★★★½


Performance reviewed: Tuesday 6th December, 2016 (matinee) at the Royal & Derngate (Royal), Northampton.


Peter And The Starcatcher runs at the Royal & Derngate until Saturday 31st December, 2016.


For further details visit the Royal & Derngate website at http://www.royalandderngate.co.uk/




Comments

Popular posts from this blog

Review of Bombshell by Contact Light Theatre at The Playhouse Theatre, Northampton

Warning: This review contains spoilers

Whether it is an overwhelming success or mostly a failure, I have over the years grown a huge affinity for fresh new work on the stage. The need to regurgitate and rework old pieces continuously may well get easy bums on seats, but at the end of the night, it has no doubt pleased a few but it hasn't really made any future impact on theatre of the future. Presenting a new play and new work, however, who knows what it might have seeded in the years to come?

Therefore as I watched Bombshell, not only a new play, but also the first offering from a new theatre company, I was thrilled that first of all, it leaned much more towards the success line, and also that over half filling the theatre, it had also put quite a few of the bums on seats as well.

Curiously I have recently read Festen by David Eldridge, and while Bombshell goes much its own way, I felt early on, I (and perhaps others in the audience), felt I had a distinct advantage over some of …

Review of Balm in Gilead, University of Northampton BA Acting (Creative Acting) at Maidwell Hall, Northampton

Watching the production of Balm in Gilead sees my entering the fifth year of following the University of Northampton acting students, and what theatre they have provided over the years!

Balm in Gilead is no less intriguing than anything that has gone before, written in 1965 by Lanford Wilson, you might think this would be a dated item for the young students to be performing, however, nothing could be further from the truth. Set in a cafe (transposed to England from its original American setting), it sees the lives of addicts, homeless and sex workers converge into a mixture of good but mostly bad moments.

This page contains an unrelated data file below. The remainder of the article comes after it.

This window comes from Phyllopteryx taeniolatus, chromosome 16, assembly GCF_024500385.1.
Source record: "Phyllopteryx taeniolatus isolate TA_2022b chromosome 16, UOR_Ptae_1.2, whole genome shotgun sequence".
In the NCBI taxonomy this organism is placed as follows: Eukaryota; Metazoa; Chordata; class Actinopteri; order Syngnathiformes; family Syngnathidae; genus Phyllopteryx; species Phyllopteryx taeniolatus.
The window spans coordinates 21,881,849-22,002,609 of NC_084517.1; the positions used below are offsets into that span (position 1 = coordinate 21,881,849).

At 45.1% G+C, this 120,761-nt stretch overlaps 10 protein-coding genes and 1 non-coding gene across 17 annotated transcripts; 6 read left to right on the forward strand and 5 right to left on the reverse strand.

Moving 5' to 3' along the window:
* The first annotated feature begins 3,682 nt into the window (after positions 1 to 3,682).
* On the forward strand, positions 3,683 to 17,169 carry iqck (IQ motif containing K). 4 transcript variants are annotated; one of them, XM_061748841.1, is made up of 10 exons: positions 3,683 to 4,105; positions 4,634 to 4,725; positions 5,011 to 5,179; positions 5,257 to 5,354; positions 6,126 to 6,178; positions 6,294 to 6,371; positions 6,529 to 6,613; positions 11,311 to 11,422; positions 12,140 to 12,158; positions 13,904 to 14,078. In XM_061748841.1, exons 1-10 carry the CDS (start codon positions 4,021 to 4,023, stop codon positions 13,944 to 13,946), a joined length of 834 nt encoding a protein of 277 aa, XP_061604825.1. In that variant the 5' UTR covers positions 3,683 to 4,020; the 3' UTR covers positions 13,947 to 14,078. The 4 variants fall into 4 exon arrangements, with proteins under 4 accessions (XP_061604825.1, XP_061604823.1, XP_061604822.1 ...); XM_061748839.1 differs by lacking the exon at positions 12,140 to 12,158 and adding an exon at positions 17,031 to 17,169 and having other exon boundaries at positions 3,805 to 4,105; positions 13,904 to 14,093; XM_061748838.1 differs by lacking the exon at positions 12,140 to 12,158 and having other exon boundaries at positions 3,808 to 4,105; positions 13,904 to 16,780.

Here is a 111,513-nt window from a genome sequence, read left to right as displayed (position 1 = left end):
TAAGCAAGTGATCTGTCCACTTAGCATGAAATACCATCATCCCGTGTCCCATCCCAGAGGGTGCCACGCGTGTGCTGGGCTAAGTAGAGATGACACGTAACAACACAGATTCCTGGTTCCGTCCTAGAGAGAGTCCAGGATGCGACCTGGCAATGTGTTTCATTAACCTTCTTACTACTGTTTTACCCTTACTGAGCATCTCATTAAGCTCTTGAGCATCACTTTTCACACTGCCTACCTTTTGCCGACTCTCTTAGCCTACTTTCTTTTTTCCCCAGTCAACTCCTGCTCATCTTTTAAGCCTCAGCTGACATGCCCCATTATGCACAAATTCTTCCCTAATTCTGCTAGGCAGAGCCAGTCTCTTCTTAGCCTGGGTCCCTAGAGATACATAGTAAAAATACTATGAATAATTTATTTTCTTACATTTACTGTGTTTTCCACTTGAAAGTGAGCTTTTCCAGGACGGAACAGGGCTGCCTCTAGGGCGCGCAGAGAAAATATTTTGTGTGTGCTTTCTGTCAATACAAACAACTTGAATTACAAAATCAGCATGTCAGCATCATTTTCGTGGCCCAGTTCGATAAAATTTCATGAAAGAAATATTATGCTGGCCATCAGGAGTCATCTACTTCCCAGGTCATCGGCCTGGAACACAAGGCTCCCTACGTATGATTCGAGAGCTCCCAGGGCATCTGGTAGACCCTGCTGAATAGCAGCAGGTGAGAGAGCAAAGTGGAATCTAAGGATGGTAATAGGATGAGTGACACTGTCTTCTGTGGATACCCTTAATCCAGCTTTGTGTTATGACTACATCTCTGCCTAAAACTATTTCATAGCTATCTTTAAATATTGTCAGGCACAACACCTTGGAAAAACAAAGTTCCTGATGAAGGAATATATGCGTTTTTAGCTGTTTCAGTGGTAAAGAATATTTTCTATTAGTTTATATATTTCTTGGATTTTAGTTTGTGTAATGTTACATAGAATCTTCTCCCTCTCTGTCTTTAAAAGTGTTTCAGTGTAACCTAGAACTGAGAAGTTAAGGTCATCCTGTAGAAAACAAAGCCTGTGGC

My first time in the Maidwell Hall saw an encounter with a brilliantly realised community full of the world of the cafe and the surrounding homes, cardboard boxes and dishevelled beds. As we enter the characters of this world begin living alongside us, addressing us, begging us for money, pushing shopping trolleys around offering off the cuff exchanges with the audience and confronti…

Review of This Evil Thing at Royal & Derngate (Royal), Northampton

This Evil Thing written and performed by Michael Mears isn't my first encounter with a play about conscientious objectors, however, it absolutely is the most detailed in its explanation of the subject. A clear and absolute labour of love from Michael Mears, and an obviously very personal thing for him, it leaves the audience pretty much in its grip for the whole of its 80 minutes.

Almost uniquely, our performer Michael Mears is in the theatre stalls upon entry, observing the arrival of the audience and indeed exchanging conversation at times. It's fascinating to see a performer not only there, but seemingly so relaxed pre-show and as he bounds on the stage at show start, this little nugget proves intriguing in itself.

Michael Mears is a captivating presence on stage, as previously experienced on the same stage in A Tale Of Two Cities and The Herbal Bed, therefore it comes as little surprise that he has a confident ability to make a one-man show work, and so well. With the use …